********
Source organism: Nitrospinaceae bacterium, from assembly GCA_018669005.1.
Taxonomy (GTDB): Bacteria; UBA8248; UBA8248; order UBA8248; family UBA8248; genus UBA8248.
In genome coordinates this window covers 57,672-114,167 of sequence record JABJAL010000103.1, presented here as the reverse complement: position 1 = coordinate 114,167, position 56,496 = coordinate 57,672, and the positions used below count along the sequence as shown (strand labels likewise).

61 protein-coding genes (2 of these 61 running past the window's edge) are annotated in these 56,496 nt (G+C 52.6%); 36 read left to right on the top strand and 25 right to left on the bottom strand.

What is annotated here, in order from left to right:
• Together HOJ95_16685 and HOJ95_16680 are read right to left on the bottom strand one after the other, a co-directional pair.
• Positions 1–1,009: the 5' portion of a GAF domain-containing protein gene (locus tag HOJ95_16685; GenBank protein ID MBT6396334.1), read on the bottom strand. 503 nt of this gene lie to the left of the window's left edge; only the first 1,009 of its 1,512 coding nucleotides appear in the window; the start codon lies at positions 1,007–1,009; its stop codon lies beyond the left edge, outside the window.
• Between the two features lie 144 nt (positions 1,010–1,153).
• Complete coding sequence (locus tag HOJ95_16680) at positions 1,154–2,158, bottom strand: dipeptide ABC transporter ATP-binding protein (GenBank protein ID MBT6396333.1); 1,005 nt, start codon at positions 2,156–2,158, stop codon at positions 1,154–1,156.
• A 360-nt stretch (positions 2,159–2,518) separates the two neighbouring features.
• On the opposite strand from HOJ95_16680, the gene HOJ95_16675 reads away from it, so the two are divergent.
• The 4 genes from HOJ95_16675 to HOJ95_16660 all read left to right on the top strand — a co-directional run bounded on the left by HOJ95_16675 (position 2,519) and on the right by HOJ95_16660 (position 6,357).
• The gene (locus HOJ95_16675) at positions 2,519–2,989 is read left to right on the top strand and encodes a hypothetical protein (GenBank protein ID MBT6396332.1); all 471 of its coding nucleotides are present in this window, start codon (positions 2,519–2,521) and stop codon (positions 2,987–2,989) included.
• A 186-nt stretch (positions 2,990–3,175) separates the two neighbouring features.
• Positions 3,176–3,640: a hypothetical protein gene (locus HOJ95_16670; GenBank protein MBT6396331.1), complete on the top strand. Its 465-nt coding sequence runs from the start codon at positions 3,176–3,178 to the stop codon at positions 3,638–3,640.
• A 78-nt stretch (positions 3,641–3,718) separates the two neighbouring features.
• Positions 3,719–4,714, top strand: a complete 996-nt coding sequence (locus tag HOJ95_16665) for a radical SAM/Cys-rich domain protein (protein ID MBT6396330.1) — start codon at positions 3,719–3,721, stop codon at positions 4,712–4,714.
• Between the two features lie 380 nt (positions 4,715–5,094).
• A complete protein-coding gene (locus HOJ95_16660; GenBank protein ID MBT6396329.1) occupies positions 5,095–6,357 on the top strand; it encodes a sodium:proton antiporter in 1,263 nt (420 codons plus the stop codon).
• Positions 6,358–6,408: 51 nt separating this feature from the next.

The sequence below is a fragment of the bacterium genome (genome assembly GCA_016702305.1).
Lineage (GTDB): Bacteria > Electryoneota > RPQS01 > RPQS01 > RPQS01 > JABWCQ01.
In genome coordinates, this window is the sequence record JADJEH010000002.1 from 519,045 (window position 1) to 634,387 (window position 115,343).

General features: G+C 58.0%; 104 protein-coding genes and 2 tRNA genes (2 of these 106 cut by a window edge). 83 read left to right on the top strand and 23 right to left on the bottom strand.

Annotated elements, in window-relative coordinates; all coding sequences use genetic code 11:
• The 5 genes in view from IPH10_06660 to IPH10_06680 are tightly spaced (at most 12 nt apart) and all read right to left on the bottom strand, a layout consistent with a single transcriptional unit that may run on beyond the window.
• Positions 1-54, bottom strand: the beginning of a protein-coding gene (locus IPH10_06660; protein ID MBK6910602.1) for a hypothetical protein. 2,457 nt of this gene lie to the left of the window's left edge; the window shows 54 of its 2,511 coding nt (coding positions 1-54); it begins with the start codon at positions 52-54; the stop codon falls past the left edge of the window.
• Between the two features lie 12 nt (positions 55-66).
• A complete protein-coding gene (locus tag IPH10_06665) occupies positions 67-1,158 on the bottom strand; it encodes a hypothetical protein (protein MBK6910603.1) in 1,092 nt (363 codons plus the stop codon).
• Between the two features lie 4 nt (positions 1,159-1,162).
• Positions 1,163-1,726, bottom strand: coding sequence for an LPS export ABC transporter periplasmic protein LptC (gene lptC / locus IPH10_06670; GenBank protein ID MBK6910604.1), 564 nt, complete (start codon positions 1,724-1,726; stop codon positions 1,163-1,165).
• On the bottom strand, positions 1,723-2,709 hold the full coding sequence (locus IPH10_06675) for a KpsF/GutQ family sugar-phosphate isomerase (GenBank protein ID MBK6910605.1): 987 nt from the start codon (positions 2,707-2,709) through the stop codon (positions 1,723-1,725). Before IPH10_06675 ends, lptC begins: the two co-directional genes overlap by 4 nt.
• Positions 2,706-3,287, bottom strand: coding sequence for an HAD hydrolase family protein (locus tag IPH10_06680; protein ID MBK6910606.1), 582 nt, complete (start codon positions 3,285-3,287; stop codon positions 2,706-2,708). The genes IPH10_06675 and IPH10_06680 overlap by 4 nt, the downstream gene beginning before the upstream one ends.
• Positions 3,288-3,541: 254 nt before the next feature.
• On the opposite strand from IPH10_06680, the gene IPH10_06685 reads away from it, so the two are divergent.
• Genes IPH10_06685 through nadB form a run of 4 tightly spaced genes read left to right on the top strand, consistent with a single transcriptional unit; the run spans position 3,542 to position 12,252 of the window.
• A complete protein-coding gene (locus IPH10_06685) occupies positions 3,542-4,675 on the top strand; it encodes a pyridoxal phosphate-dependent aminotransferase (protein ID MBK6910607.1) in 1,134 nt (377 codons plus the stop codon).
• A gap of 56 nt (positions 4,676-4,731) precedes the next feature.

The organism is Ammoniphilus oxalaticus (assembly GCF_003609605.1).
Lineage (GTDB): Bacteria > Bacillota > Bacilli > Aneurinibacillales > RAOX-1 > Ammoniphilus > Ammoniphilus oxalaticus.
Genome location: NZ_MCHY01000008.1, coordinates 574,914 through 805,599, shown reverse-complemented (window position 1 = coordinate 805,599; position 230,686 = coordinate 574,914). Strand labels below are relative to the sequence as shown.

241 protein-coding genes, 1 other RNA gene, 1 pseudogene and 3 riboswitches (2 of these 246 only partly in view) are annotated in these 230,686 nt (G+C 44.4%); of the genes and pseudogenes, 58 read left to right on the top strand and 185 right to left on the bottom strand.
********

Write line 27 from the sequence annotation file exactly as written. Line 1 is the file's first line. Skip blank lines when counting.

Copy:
• Positions 1-54, bottom strand: the beginning of a protein-coding gene (locus IPH10_06660; protein ID MBK6910602.1) for a hypothetical protein. 2,457 nt of this gene lie to the left of the window's left edge; the window shows 54 of its 2,511 coding nt (coding positions 1-54); it begins with the start codon at positions 52-54; the stop codon falls past the left edge of the window.